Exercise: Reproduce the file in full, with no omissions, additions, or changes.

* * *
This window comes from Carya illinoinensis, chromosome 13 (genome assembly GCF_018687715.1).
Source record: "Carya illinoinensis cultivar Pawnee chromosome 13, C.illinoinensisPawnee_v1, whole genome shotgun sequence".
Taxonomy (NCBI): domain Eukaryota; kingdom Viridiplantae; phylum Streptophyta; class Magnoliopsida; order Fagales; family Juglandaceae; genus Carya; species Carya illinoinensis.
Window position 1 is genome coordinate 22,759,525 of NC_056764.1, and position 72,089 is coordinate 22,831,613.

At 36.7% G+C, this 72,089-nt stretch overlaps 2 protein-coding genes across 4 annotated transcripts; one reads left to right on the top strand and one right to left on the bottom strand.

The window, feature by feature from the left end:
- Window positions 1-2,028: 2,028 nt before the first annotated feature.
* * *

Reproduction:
This window comes from Carya illinoinensis, chromosome 13 (genome assembly GCF_018687715.1).
Source record: "Carya illinoinensis cultivar Pawnee chromosome 13, C.illinoinensisPawnee_v1, whole genome shotgun sequence".
Taxonomy (NCBI): domain Eukaryota; kingdom Viridiplantae; phylum Streptophyta; class Magnoliopsida; order Fagales; family Juglandaceae; genus Carya; species Carya illinoinensis.
Window position 1 is genome coordinate 22,759,525 of NC_056764.1, and position 72,089 is coordinate 22,831,613.

At 36.7% G+C, this 72,089-nt stretch overlaps 2 protein-coding genes across 4 annotated transcripts; one reads left to right on the top strand and one right to left on the bottom strand.

The window, feature by feature from the left end:
- Window positions 1-2,028: 2,028 nt before the first annotated feature.